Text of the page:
Many Americans know they’ve put on weight during the pandemic, but it’s been difficult for experts to detail the scope of the problem.
Soon after the pandemic started over a year ago, Americans started joking about the dreaded “quarantine 15,” worried they might gain weight while shut in homes with stockpiles of food, glued to computer screens and binge-watching Netflix.
The concern is real, but assessing the problem’s scope has been a challenge. Surveys that simply ask people about their weight are notoriously unreliable, and many medical visits have been virtual.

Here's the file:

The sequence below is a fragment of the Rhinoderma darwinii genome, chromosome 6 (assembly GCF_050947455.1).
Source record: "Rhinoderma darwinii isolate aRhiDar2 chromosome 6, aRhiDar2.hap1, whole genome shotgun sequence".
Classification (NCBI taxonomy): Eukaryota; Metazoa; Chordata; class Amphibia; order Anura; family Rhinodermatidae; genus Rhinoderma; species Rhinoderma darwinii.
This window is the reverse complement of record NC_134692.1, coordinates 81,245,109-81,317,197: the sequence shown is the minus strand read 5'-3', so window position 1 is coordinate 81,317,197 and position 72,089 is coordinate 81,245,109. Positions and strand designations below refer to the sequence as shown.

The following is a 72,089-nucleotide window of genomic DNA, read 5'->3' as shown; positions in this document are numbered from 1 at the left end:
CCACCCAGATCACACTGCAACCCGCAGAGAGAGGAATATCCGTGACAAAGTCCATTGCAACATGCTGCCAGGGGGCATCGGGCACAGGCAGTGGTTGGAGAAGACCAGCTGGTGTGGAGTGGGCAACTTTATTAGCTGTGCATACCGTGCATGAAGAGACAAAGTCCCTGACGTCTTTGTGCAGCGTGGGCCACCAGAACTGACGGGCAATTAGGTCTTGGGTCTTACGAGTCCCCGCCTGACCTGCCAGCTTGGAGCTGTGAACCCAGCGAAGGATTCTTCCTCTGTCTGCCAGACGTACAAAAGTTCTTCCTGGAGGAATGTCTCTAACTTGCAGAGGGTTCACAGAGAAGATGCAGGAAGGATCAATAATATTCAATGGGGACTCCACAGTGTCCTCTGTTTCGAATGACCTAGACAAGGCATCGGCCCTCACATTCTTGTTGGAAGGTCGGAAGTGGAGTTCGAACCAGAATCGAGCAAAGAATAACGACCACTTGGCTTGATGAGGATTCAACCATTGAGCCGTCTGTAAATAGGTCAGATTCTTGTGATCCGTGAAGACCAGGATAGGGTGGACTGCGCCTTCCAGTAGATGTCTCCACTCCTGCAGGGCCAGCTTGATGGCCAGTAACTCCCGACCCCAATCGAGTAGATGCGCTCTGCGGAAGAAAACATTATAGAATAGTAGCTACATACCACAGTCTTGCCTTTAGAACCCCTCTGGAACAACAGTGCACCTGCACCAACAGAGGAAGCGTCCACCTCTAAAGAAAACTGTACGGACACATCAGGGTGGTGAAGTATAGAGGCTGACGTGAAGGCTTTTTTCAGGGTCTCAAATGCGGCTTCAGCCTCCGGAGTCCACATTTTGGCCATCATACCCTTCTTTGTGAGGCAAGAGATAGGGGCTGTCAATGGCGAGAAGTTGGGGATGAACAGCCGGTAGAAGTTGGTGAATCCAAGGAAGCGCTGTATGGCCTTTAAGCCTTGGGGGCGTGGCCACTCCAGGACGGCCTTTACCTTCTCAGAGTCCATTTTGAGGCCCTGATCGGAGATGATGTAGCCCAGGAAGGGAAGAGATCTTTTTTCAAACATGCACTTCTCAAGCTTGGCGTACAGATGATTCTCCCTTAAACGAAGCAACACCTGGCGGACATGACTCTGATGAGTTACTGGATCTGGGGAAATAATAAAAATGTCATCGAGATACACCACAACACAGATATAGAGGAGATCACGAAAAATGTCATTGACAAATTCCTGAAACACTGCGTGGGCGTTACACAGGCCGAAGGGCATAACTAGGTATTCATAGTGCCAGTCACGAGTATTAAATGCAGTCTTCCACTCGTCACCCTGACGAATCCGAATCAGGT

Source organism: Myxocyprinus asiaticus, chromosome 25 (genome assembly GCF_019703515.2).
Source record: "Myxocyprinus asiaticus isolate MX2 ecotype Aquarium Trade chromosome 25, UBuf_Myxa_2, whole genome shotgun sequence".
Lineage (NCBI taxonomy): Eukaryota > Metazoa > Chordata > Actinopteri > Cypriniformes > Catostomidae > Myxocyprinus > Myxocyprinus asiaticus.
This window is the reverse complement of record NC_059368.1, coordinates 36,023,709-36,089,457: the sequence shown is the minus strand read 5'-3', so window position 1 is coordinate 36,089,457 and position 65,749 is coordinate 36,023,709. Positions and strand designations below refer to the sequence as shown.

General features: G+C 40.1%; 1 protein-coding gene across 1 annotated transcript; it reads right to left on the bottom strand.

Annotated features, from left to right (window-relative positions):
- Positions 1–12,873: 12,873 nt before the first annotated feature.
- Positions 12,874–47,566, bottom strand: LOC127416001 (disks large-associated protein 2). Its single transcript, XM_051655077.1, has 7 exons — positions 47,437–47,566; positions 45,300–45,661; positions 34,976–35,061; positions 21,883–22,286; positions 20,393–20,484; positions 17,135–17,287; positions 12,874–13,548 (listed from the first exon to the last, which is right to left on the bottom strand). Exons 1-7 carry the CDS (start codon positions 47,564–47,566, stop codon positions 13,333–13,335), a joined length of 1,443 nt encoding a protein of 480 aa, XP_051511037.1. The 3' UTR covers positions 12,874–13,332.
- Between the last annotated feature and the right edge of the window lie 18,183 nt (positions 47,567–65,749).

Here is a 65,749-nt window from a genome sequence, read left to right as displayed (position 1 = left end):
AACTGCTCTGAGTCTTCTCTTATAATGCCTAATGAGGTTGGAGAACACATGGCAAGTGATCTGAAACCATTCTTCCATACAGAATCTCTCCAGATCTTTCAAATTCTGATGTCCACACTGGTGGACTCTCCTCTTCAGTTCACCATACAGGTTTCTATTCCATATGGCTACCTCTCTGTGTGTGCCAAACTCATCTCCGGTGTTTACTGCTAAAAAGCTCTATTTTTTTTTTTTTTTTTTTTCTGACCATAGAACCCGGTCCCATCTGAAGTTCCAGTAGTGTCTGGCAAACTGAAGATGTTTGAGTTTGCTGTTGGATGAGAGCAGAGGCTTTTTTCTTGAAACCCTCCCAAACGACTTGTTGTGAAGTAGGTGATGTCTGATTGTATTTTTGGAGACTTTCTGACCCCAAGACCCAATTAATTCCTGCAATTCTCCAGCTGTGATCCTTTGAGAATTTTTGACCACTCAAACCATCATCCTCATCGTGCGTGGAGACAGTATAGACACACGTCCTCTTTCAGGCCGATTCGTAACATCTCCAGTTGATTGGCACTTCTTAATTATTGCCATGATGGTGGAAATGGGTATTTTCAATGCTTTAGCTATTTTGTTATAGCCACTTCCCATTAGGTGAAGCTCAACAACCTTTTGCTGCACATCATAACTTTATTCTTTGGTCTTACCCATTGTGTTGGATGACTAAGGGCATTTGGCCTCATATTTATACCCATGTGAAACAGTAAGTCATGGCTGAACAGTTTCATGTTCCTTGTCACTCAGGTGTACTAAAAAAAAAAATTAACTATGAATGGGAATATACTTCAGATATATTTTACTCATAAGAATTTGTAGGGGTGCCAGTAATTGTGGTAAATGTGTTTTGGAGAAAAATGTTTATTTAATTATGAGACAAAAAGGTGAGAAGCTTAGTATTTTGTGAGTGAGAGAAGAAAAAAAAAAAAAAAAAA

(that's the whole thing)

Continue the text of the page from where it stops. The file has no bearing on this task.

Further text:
Now a very small study using objective measures — weight measurements from Bluetooth-connected smart scales — suggests that adults under shelter-in-place orders gained more than half a pound every 10 days.
That translates to nearly two pounds a month, said Dr. Gregory M. Marcus, senior author of the research letter, published on Monday in the peer-reviewed JAMA Network Open. Americans who kept up their lockdown habits could easily have gained 20 pounds over the course of a year, he added.